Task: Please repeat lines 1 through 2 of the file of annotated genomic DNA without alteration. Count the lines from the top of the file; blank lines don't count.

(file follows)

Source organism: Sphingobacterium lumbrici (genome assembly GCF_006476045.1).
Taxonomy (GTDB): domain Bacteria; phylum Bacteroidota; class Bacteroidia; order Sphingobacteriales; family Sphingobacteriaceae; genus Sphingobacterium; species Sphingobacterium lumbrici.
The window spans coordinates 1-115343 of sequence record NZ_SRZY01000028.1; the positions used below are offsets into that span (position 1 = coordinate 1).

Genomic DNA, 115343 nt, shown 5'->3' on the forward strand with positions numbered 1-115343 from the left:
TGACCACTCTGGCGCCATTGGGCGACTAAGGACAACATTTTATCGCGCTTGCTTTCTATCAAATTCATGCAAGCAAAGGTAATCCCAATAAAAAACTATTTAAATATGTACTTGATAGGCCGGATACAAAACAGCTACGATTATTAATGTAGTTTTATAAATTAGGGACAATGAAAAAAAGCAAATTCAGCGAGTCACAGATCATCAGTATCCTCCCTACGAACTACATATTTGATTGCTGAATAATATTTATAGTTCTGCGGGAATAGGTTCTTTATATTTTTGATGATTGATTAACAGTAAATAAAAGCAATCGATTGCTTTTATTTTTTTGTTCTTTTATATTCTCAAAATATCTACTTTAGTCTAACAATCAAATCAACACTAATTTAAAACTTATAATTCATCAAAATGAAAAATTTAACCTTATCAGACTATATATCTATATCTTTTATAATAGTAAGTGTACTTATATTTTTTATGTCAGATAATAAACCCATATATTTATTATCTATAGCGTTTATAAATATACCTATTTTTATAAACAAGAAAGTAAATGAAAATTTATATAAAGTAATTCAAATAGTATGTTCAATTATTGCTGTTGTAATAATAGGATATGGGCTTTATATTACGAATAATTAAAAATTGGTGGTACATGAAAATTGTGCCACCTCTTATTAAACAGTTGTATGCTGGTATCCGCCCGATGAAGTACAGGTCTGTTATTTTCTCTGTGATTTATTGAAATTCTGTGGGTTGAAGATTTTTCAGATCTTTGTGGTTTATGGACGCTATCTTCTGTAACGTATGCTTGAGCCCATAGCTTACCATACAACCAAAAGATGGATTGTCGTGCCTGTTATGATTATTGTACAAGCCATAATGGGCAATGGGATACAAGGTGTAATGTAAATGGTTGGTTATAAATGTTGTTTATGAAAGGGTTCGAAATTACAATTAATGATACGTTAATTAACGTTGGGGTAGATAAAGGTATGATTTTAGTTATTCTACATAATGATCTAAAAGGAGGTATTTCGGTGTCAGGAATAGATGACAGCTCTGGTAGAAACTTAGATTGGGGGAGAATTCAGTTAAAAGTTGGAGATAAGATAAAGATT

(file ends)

Source organism: Sphingobacterium lumbrici (genome assembly GCF_006476045.1).
Taxonomy (GTDB): domain Bacteria; phylum Bacteroidota; class Bacteroidia; order Sphingobacteriales; family Sphingobacteriaceae; genus Sphingobacterium; species Sphingobacterium lumbrici.